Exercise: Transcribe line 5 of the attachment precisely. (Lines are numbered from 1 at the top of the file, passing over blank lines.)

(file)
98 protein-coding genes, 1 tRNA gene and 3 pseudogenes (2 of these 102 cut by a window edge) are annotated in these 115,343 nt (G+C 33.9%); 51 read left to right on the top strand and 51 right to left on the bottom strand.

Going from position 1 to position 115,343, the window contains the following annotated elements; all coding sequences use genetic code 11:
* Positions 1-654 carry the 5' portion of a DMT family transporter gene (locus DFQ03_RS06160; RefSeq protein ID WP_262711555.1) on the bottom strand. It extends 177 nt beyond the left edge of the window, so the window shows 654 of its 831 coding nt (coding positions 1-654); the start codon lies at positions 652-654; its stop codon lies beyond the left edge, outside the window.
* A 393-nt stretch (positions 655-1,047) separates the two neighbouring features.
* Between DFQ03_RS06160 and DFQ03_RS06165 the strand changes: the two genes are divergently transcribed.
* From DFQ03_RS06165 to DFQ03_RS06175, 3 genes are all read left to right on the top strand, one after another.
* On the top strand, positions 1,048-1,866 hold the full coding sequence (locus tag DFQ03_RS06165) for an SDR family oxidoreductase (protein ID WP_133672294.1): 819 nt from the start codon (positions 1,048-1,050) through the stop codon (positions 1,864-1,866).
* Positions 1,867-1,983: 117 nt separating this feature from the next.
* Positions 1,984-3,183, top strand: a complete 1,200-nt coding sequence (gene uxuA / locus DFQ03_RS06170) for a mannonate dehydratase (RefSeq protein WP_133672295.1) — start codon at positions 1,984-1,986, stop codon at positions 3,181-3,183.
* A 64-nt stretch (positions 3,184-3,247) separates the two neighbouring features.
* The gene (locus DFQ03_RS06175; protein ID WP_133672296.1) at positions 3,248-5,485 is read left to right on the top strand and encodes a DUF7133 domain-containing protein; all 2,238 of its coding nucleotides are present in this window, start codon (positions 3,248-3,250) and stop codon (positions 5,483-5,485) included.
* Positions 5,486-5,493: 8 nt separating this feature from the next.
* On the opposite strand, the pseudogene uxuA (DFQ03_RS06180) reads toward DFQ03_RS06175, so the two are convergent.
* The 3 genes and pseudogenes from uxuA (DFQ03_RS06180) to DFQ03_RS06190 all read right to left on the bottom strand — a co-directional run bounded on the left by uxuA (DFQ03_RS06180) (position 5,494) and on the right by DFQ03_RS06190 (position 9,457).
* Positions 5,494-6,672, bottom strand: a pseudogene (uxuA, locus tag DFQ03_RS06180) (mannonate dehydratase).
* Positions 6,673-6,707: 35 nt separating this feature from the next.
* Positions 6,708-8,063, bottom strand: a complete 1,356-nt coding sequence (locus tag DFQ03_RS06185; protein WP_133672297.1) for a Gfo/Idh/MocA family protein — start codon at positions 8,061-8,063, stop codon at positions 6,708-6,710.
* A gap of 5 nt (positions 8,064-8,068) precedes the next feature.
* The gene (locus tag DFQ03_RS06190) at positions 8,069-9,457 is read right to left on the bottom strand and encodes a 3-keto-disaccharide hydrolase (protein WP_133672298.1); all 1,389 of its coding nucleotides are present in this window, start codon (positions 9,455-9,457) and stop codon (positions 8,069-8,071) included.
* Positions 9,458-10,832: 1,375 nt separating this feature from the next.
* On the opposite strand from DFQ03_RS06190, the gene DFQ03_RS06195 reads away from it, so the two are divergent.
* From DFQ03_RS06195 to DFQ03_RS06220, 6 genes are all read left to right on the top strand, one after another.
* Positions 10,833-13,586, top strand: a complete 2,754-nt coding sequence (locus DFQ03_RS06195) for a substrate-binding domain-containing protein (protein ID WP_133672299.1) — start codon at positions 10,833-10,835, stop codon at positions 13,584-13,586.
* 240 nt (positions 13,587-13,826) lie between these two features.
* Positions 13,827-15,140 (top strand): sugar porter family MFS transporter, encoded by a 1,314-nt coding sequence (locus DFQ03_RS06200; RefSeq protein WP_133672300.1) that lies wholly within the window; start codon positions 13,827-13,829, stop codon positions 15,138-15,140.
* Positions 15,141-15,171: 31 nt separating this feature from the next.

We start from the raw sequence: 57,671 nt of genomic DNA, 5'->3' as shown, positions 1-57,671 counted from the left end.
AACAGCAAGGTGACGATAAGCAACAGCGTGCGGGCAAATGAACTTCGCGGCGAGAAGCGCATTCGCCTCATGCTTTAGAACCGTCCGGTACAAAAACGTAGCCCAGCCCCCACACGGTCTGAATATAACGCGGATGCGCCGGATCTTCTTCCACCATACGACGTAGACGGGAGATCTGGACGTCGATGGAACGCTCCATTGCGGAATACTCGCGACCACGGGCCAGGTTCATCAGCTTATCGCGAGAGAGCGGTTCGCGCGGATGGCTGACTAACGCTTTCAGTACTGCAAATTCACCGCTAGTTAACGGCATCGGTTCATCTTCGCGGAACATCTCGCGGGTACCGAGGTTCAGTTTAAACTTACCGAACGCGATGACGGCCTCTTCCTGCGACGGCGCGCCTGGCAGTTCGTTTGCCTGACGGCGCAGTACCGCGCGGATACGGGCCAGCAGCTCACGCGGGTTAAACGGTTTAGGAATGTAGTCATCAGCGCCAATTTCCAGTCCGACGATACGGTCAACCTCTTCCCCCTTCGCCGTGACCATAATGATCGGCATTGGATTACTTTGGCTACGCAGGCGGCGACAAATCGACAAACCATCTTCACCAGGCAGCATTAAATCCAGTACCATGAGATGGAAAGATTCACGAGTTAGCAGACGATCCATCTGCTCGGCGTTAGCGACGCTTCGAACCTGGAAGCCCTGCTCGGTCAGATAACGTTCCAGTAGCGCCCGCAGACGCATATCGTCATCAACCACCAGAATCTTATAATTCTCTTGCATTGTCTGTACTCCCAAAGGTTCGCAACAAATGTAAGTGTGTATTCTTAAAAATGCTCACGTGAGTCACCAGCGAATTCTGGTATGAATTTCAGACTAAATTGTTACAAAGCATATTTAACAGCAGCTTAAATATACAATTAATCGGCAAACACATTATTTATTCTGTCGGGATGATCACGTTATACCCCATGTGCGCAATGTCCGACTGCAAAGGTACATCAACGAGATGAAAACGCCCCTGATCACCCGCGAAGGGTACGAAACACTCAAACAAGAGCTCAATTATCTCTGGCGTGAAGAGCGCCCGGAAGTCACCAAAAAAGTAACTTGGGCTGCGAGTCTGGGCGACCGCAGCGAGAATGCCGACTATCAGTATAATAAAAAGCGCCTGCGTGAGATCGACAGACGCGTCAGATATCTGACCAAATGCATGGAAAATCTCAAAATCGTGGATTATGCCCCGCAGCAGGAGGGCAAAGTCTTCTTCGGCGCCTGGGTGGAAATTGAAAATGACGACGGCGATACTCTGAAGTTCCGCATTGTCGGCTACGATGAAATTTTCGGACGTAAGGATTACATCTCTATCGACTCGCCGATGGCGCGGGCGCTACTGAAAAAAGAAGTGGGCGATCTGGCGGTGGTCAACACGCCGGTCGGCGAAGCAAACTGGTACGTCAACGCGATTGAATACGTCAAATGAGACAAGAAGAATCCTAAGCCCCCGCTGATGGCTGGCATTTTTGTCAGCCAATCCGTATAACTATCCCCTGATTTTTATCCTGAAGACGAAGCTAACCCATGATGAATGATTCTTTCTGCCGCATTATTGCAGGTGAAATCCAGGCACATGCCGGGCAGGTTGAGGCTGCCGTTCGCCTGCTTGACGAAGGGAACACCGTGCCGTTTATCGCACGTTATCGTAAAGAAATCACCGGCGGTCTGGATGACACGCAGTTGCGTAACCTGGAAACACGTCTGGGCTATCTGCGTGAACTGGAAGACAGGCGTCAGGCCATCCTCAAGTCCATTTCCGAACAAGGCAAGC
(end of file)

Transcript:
* Between DFQ03_RS06160 and DFQ03_RS06165 the strand changes: the two genes are divergently transcribed.